Monday, October 25, 2010

How to Eat Your Lunch

Going out to lunch in Galveston this last Saturday I took along John Daido Loori’s little book Bringing the Sacred to Life. Its subject is how to consciously practice our liturgy in the Zendo, how to perform our daily practice in our homes and, simply, how to practice out in the world. How to make our daily practice sacred? One of the subjects is eating. It's something we do everyday, but usually we're not paying attention, we're not conscious of the activity of eating. We read a book, the newspaper, we talk to others (real or imaginary), we daydream, we make plans. According to Zen, if we are eating, then we should eat. The point is to be conscious during the process of eating. So here:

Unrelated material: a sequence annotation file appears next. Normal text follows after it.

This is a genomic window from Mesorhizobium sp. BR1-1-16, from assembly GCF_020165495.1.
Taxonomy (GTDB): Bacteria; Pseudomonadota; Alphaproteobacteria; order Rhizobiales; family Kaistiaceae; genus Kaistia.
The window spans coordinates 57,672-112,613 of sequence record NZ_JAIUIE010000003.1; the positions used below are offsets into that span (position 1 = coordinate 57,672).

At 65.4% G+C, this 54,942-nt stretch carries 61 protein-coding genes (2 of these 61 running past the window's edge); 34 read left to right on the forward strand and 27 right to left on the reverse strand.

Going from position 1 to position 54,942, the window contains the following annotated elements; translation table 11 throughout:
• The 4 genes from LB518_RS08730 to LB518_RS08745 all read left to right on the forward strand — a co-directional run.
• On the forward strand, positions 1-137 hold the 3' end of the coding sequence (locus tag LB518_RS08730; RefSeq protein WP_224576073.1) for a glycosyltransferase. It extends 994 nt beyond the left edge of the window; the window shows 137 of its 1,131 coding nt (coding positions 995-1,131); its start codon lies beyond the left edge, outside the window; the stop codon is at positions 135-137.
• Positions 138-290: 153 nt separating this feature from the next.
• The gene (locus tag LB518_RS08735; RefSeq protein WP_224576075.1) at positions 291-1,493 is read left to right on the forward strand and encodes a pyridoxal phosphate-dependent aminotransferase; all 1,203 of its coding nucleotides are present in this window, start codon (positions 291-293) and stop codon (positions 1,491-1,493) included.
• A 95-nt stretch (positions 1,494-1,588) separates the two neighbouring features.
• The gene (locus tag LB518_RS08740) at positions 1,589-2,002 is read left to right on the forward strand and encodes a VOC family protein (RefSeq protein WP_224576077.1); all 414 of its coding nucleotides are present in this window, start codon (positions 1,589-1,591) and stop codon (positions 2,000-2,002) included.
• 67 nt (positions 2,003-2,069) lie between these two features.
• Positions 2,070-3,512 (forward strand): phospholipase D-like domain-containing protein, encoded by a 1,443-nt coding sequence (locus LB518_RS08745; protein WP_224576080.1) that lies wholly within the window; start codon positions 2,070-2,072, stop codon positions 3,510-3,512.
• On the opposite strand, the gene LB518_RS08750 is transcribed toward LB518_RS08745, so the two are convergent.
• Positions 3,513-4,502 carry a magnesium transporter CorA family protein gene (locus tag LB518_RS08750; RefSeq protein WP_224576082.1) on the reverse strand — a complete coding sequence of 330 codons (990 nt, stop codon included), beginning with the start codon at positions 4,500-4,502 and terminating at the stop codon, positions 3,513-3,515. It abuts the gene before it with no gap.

We take our food in a bowl. We call the bowl the Buddha’s bowl. Master Dogen said:

"The Buddha bowl is not an artifact, it neither arises nor perishes, neither comes nor goes, neither gains nor loses. It is not concerned with past, present or future. This bowl is called the miraculous bowl."

Miraculous because it’s used in a miraculous event, at a miraculous time, by a miraculous person. On this account, when a miraculous event is realized, there is a miraculous bowl. There is no need to search for the miraculous. We’re surrounded by it, interpenetrated by it. Our very life is a manifestation of that miraculousness. When we acknowledge that the food we eat comes from the efforts of all sentient beings, past and present, we immediately identify with that Great Net of Indra.

Of course, after reading this passage, I had to set down my book, give a prayer of thanksgiving and pay attention to my meal. Spicy caldo de pescado. It was delicious.

I hope to see you tomorrow night.

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